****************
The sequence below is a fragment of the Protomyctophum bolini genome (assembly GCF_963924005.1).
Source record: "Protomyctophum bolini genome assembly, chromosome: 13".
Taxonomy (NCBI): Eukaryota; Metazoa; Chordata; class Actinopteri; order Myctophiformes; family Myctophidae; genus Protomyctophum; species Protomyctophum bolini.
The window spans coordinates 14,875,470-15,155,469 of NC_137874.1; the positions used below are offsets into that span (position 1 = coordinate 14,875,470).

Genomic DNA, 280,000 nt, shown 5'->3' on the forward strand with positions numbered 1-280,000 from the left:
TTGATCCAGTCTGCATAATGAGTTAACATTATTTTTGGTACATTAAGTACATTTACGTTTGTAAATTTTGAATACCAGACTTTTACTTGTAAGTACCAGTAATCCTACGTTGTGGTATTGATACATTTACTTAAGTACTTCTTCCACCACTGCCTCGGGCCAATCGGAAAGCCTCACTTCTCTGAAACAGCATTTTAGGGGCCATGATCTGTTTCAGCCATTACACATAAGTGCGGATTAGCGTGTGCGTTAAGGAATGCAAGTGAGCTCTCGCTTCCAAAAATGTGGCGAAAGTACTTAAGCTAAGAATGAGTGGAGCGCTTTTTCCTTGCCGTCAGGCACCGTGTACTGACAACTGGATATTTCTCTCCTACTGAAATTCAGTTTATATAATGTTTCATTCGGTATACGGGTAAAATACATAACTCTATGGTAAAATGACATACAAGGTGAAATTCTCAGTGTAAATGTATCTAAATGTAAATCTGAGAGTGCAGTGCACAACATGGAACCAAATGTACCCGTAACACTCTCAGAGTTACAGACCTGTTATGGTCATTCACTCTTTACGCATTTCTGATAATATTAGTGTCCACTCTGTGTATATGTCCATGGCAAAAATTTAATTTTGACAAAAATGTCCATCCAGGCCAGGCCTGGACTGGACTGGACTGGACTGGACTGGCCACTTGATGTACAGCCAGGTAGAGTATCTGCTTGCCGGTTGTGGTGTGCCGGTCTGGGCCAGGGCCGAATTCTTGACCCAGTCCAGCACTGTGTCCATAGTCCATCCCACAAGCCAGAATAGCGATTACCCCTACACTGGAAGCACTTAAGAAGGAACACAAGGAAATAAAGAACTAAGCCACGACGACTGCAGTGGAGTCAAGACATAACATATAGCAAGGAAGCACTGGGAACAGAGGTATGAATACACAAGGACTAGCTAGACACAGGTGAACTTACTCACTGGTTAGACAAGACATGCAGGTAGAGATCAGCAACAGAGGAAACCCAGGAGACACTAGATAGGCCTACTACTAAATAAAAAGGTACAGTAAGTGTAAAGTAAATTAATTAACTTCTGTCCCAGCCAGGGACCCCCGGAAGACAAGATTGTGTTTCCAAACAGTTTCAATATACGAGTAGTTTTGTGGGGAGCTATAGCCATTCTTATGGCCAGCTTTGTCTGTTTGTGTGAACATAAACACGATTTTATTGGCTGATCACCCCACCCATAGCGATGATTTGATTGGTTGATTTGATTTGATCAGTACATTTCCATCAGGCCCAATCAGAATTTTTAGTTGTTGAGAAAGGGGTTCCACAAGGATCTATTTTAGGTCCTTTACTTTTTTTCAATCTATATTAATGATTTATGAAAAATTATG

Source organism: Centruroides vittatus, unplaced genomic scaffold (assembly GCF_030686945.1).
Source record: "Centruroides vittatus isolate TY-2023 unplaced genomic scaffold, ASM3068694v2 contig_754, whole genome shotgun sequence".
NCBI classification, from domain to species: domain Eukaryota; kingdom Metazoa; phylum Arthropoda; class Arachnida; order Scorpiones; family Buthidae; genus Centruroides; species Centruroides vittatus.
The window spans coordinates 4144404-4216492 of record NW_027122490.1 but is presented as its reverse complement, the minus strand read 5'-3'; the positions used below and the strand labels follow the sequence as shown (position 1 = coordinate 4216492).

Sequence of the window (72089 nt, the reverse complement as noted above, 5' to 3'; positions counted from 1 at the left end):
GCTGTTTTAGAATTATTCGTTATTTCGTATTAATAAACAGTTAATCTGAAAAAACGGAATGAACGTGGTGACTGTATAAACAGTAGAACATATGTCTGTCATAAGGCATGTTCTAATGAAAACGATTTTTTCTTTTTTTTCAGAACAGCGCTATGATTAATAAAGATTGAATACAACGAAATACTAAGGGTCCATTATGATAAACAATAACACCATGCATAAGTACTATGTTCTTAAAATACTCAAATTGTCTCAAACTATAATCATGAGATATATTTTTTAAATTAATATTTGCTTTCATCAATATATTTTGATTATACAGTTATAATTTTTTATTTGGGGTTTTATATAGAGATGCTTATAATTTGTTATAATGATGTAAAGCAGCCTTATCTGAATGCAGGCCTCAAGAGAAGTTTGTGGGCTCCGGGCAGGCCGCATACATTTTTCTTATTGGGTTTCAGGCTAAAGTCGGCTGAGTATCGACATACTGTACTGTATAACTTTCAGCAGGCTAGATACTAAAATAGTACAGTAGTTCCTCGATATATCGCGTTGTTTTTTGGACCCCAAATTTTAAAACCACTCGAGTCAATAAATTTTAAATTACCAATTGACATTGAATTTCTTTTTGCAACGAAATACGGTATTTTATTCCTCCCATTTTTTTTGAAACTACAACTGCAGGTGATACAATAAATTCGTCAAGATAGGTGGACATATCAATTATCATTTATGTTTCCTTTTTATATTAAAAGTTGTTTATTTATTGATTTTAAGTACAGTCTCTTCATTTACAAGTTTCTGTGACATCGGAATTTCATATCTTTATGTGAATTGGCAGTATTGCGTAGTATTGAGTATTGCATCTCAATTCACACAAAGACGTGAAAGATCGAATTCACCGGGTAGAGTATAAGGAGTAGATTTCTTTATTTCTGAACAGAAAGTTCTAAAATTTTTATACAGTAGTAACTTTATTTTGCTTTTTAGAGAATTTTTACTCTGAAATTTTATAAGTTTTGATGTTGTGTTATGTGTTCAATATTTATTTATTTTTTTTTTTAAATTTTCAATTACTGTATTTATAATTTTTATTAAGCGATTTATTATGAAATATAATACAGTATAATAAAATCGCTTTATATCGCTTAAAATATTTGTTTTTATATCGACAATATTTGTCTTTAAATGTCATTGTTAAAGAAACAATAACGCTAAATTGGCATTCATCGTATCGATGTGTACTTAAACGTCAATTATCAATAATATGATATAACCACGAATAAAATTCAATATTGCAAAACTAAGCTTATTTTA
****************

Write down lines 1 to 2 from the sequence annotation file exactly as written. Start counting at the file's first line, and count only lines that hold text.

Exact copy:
The sequence below is a fragment of the Protomyctophum bolini genome (assembly GCF_963924005.1).
Source record: "Protomyctophum bolini genome assembly, chromosome: 13".